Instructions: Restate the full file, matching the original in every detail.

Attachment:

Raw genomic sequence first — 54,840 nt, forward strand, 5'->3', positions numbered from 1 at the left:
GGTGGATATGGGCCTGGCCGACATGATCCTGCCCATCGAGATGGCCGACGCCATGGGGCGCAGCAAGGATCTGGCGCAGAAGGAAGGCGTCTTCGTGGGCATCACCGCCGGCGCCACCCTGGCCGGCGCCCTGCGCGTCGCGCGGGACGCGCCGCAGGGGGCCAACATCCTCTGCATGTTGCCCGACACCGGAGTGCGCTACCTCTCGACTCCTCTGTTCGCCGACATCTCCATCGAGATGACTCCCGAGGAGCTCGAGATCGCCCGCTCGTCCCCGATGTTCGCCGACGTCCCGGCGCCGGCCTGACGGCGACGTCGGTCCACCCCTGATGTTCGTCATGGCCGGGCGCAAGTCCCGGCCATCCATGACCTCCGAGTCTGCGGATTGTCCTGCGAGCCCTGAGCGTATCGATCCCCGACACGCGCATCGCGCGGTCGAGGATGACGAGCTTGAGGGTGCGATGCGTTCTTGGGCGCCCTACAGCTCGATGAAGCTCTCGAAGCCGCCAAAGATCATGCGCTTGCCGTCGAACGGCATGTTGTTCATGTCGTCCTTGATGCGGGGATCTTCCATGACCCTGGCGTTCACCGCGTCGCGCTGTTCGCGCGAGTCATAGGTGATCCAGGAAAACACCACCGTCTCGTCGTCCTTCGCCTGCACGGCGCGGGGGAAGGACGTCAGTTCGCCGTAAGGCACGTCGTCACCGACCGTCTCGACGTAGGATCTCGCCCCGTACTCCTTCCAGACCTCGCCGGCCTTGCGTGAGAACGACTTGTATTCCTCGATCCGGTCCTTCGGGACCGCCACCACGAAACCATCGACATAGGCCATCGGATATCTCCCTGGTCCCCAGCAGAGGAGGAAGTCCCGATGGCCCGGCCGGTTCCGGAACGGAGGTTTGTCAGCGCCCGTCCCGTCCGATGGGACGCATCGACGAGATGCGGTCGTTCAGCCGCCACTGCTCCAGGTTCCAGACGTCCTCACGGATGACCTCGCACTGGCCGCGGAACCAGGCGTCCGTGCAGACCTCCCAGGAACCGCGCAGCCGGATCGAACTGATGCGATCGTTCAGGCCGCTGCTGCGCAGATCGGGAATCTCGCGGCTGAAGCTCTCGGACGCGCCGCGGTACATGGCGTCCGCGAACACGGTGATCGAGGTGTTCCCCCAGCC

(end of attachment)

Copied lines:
Raw genomic sequence first — 54,840 nt, forward strand, 5'->3', positions numbered from 1 at the left:
GGTGGATATGGGCCTGGCCGACATGATCCTGCCCATCGAGATGGCCGACGCCATGGGGCGCAGCAAGGATCTGGCGCAGAAGGAAGGCGTCTTCGTGGGCATCACCGCCGGCGCCACCCTGGCCGGCGCCCTGCGCGTCGCGCGGGACGCGCCGCAGGGGGCCAACATCCTCTGCATGTTGCCCGACACCGGAGTGCGCTACCTCTCGACTCCTCTGTTCGCCGACATCTCCATCGAGATGACTCCCGAGGAGCTCGAGATCGCCCGCTCGTCCCCGATGTTCGCCGACGTCCCGGCGCCGGCCTGACGGCGACGTCGGTCCACCCCTGATGTTCGTCATGGCCGGGCGCAAGTCCCGGCCATCCATGACCTCCGAGTCTGCGGATTGTCCTGCGAGCCCTGAGCGTATCGATCCCCGACACGCGCATCGCGCGGTCGAGGATGACGAGCTTGAGGGTGCGATGCGTTCTTGGGCGCCCTACAGCTCGATGAAGCTCTCGAAGCCGCCAAAGATCATGCGCTTGCCGTCGAACGGCATGTTGTTCATGTCGTCCTTGATGCGGGGATCTTCCATGACCCTGGCGTTCACCGCGTCGCGCTGTTCGCGCGAGTCATAGGTGATCCAGGAAAACACCACCGTCTCGTCGTCCTTCGCCTGCACGGCGCGGGGGAAGGACGTCAGTTCGCCGTAAGGCACGTCGTCACCGACCGTCTCGACGTAGGATCTCGCCCCGTACTCCTTCCAGACCTCGCCGGCCTTGCGTGAGAACGACTTGTATTCCTCGATCCGGTCCTTCGGGACCGCCACCACGAAACCATCGACATAGGCCATCGGATATCTCCCTGGTCCCCAGCAGAGGAGGAAGTCCCGATGGCCCGGCCGGTTCCGGAACGGAGGTTTGTCAGCGCCCGTCCCGTCCGATGGGACGCATCGACGAGATGCGGTCGTTCAGCCGCCACTGCTCCAGGTTCCAGACGTCCTCACGGATGACCTCGCACTGGCCGCGGAACCAGGCGTCCGTGCAGACCTCCCAGGAACCGCGCAGCCGGATCGAACTGATGCGATCGTTCAGGCCGCTGCTGCGCAGATCGGGAATCTCGCGGCTGAAGCTCTCGGACGCGCCGCGGTACATGGCGTCCGCGAACACGGTGATCGAGGTGTTCCCCCAGCC